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James Delingpole

You Know It Makes Sense

I don’t bait greens only for fun. I do it because they’re public enemy number one

13 May 2009

12:00 AM

13 May 2009

12:00 AM

I don’t bait greens only for fun. I do it because they’re public enemy number one

If only you could have seen the gratitude in my guinea pigs’ eyes just now. At least I think it was gratitude. It’s hard to be totally sure with those blank, dead, black staring eyes which, let’s be honest, aren’t noticeably more intelligent or expressive than a (very small) great white shark’s. Even so, if Pickles Deathclaw and Lily Scampers could speak, I like to think that what they would have said is this: ‘Thank you, human. You are so kind and generous and nurturing. Every day come rain or shine you sweep our cage of poo, you transport us to our outdoor play run, feed us fresh titbits — sometimes delicious broccoli stalks, sometimes apple, sometimes fresh dandelion leaves which you have personally harvested — and seem to mind not one jot that we are actually pretty crap animals with scratchy, panic-stricken claws who show you no sign of affection whatsoever.’

If Nature — Ma Gaia as I sometimes call her because we are on such friendly, intimate terms — were to speak, I’m sure her report would be similarly rosy. ‘Oh James,’ she’d say. ‘Dear, delightful, caring James. I did so appreciate the way you picked up all those horrid takeaway burger packs you found blowing round the pavement the other day. And your compost is coming on a treat, especially when you pee on it in that wholesome organic manner of which I so heartily approve. And I do like the way you’re bringing up your children to share your love of slowworms and wild raspberries and Cocky Olly in the bracken. And well done on your campaign against wind farms: I bloody hate them too…’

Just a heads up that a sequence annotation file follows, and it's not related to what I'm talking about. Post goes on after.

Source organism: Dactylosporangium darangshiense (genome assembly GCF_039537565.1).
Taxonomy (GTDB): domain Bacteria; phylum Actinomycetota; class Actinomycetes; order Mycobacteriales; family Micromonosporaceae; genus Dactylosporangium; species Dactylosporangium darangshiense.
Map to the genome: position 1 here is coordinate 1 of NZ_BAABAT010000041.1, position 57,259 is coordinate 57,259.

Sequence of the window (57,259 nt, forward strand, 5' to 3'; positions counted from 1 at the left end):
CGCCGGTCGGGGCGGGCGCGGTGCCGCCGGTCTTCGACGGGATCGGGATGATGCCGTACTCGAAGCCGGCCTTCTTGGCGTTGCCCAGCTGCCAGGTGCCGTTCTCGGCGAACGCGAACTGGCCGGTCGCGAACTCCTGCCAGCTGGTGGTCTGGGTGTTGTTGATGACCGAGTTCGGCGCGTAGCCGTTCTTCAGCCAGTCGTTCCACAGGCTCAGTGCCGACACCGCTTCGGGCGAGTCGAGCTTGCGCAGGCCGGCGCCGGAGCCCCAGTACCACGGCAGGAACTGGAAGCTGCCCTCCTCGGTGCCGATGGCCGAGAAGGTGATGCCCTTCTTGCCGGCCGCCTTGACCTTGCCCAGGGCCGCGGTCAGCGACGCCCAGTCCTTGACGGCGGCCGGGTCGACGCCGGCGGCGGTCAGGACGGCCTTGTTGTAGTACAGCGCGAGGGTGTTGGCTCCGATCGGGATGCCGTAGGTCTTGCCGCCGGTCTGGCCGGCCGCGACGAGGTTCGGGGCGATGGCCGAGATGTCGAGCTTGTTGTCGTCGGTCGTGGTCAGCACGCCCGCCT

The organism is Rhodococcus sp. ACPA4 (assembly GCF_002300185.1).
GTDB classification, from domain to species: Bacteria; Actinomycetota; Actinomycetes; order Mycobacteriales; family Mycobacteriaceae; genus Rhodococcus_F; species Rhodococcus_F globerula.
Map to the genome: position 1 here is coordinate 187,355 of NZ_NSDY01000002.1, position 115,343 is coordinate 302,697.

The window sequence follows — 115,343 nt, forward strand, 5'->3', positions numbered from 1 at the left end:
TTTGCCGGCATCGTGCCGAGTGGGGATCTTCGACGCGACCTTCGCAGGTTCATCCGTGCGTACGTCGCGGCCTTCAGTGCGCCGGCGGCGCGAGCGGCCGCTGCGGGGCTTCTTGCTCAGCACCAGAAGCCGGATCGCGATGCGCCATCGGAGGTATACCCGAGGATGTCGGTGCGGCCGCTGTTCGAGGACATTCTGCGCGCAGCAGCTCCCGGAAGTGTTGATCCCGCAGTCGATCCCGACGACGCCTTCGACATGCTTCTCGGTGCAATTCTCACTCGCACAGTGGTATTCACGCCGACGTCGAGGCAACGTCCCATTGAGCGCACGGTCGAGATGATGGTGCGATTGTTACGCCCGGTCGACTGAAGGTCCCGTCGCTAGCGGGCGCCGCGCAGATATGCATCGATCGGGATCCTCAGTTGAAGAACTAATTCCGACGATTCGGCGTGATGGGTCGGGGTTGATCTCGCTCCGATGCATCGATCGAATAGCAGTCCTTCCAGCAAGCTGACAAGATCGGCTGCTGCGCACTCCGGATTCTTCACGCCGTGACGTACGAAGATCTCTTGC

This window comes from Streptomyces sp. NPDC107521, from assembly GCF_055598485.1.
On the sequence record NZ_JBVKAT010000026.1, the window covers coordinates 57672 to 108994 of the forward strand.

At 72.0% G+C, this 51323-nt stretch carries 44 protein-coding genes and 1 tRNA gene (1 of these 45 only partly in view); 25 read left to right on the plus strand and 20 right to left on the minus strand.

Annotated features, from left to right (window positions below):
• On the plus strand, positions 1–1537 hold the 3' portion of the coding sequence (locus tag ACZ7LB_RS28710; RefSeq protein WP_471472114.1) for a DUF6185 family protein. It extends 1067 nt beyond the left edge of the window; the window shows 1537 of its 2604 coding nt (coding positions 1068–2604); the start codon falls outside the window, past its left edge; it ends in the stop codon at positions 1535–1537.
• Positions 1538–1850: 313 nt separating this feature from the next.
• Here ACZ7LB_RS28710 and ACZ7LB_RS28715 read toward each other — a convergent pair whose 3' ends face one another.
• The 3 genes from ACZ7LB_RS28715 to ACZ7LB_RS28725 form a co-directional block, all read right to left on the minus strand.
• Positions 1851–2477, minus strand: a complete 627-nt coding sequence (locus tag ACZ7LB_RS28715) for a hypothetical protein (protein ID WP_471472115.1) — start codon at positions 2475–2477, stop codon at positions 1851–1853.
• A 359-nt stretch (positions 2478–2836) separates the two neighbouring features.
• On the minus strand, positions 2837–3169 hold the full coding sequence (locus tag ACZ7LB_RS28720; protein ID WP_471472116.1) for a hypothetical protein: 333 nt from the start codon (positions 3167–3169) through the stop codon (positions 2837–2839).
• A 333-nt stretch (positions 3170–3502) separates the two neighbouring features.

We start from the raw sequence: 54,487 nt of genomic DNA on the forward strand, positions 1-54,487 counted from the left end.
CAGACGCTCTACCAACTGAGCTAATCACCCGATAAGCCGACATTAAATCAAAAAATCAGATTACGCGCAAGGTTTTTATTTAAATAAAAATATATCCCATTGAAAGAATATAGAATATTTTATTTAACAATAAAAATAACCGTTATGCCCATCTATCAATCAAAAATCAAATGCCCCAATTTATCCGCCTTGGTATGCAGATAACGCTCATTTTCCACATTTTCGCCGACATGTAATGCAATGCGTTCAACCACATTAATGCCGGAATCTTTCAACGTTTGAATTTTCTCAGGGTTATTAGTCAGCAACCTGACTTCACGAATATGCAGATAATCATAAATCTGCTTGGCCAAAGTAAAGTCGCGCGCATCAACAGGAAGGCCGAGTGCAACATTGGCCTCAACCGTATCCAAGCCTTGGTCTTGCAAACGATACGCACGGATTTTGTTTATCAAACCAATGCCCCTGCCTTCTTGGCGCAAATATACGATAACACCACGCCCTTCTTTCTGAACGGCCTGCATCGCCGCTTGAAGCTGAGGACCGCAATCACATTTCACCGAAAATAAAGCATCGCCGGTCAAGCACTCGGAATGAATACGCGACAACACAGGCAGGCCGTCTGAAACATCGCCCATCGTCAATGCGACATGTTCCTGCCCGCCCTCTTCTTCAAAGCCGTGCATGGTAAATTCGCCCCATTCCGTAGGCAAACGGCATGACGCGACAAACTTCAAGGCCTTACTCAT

I mention all this lest some of you think that I am the embodiment of pure, Gaia-raping evil. Maybe you’ll have chanced upon jottings in which I have been less than respectful towards Al Gore, George Monbiot and the NASA scientist Dr James Hansen. Perhaps you’ll have heard how I gave up recycling for Lent and found the penance so bracing I’ve decided to carry on till next Easter at the very earliest. Maybe you’ve caught me on talk radio pooh-poohing ‘cap-and-trade’ or promising that if I sell enough copies of Welcome To Obamaland I’ll buy a 4×4 and run over a baby polar bear. ‘Monster!’ you may have decided. ‘Heretic! Climate-change denier!’

Obviously there’s a part of me that kind of enjoys this. As Americans love Coca-Cola and Islamists love death, so I love baiting greens and liberals and most especially liberal greens. But I don’t do it just for fun, you know. In fact I don’t even do it mainly for fun. The reason I rail so often against so many tenets of the green faith — from biofuels to carbon trading to the ludicrous attempts to get polar bears designated as an endangered species — is because I sincerely believe they are among the greatest current threats to the advancement of humankind. Yes, that’s right: greens aren’t the solution. They’re public enemy number one.

Whenever my green friends hear me say such things — the nice Germans down the road who give us lift-shares in their electric car, say; Ralphie in Dorset who’s doing an MA studying Boris’s green policies — their assumption is that I’m just saying these things out of a sort of attention-seeker’s Tourette’s. ‘You’re turning into a shock jock!’ they say. Or: ‘Well I suppose this is what you do when you have a blog.’ Here is what’s so terrifying about the modern green movement: its complete refusal to accept that anyone who disagrees with it can be anything other than wilfully perverse, certifiably insane or secretly in the pay of Big Oil.